The Heritage Foundation agrees with OMB about the magnitude of the departure, if placing it in a significantly more positive light. The conclusion of the conservative think tank is: …the REINS Act would finally give a real bite to regulatory review by… reversing the burden of proof.   According to the Foundation, the effect of the Act(s) is to reinforce, not to upset, the constitutional balance of powers.

It is hard to imagine these surrogates are describing the same legislation. I  believe the primary source of the deep disagreements is to be found within the phrase: to reinforce, not to upset, the constitutional balance of powers.

As previously mentioned, a lynchpin of the batch of reform legislation was the Separation of Powers Act (H.R. 76). The Act authorizes courts to decide de novo all relevant questions of law, including the interpretation of constitutional and statutory provisions, and rules made by agencies.

Having a de novo license means a court need not defer to an agency’s authority and experience. The proposed authority is a legislative mandate overturning an established judicial precedent.

Pre-emptive authority, in consort with the REINS mandate of an affirmative joint resolution of Congress, is seen as presumptive evidence of an assault on Article I of the Constitution.

Cydney S. Posner writing for Lexology explains it this way:

This bill appears to represent an effort to repeal by statute  the so-called “Chevron doctrine…a reference to the well-worn  two-step test for determining whether deference should be accorded to federal administrative agency actions interpreting a statute, …first articulated by SCOTUS in 1984 in Chevron v. Natural  Resources Defense Council…the doctrine mandates…if there is ambiguity in how  to interpret a statute, courts must accept an agency’s interpretation of a law unless it is arbitrary or manifestly contrary to the statute.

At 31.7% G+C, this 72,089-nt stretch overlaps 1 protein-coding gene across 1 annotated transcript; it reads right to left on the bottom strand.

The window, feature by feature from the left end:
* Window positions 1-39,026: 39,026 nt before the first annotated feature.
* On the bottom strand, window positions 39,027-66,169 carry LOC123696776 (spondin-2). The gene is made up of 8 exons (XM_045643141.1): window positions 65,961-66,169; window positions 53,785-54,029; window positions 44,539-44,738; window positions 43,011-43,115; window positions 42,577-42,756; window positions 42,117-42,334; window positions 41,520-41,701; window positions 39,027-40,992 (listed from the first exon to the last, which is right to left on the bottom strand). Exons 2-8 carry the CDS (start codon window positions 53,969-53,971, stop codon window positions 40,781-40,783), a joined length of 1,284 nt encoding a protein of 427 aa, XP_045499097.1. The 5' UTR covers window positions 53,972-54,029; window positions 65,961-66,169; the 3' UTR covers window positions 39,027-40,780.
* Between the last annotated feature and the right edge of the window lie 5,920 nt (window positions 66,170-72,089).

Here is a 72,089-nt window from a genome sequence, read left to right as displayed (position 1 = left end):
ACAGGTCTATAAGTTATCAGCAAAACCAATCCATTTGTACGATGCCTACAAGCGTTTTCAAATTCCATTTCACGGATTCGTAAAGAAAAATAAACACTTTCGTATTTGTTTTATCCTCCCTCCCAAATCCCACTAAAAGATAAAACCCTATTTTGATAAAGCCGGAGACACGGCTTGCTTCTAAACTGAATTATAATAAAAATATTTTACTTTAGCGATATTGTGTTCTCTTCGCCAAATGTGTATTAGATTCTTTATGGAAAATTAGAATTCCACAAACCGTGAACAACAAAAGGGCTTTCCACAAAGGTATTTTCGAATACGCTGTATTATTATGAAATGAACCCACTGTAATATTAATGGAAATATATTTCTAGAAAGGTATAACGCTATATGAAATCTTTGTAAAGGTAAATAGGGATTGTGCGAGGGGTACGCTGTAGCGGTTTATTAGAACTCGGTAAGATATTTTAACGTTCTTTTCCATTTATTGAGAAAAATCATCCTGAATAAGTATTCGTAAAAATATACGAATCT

If our democratic republic had four legs—checks and balance would be  two of them; if it had only two–it would be both. The separation of power  is fundamental to the stability of the nation. Both on a philosophical and practical level, the proposed package of reforms seems to blur the lines  between the  four estates.

Is H.R. 76 a deliberate assault on the Constitutional separation of powers? I don’t know. I can understand, however, how others might think so.

In the next installment of this series I will be focusing on more of the specifics of the proposed legislation and offering some real-world examples of how they might play out.